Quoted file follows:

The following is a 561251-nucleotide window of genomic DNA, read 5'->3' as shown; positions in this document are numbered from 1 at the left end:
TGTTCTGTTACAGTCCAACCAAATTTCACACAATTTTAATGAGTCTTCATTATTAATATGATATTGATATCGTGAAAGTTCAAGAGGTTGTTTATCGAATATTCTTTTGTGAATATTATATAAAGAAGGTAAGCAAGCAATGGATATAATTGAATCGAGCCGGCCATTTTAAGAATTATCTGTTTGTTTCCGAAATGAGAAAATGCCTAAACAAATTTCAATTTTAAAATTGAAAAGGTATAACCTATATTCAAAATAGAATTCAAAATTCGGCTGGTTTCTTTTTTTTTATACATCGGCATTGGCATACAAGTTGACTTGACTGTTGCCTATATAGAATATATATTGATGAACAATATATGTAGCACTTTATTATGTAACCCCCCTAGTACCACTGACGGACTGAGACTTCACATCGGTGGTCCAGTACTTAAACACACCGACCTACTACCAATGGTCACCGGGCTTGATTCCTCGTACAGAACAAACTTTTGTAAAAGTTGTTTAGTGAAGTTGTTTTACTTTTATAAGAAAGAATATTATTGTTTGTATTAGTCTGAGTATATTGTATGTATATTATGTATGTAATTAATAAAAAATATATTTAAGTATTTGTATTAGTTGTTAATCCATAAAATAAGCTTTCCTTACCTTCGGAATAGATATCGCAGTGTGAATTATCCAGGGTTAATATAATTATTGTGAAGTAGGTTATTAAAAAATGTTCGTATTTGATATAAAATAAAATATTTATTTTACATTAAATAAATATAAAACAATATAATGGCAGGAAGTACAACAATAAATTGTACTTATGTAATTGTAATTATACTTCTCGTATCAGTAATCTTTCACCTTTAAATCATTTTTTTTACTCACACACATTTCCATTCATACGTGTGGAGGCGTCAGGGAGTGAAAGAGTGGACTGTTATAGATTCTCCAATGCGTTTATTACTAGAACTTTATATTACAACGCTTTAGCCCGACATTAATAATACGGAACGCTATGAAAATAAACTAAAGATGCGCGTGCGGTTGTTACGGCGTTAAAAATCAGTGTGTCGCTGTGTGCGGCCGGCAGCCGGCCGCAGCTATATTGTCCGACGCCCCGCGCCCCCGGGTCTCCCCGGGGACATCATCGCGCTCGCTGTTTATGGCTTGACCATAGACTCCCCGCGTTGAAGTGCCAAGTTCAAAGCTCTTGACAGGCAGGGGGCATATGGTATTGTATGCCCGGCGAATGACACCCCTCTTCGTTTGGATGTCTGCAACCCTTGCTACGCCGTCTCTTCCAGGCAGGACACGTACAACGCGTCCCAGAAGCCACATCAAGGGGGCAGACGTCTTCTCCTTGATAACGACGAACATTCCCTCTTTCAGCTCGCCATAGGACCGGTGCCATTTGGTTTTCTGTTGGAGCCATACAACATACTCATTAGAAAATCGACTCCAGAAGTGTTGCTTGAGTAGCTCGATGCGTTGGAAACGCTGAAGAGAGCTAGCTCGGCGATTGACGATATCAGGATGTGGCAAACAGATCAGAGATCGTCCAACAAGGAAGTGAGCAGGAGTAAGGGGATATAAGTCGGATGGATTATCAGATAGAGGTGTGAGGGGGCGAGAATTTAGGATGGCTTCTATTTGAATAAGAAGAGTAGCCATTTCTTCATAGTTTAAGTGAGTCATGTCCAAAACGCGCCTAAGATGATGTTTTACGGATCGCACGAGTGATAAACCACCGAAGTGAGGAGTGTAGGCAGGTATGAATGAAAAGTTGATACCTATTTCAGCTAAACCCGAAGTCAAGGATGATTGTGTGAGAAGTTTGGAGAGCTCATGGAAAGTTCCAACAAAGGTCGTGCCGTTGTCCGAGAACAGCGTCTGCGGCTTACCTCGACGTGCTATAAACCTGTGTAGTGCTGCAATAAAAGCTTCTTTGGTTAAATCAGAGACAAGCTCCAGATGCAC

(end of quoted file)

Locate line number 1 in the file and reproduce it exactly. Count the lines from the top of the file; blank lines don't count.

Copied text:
The following is a 561251-nucleotide window of genomic DNA, read 5'->3' as shown; positions in this document are numbered from 1 at the left end: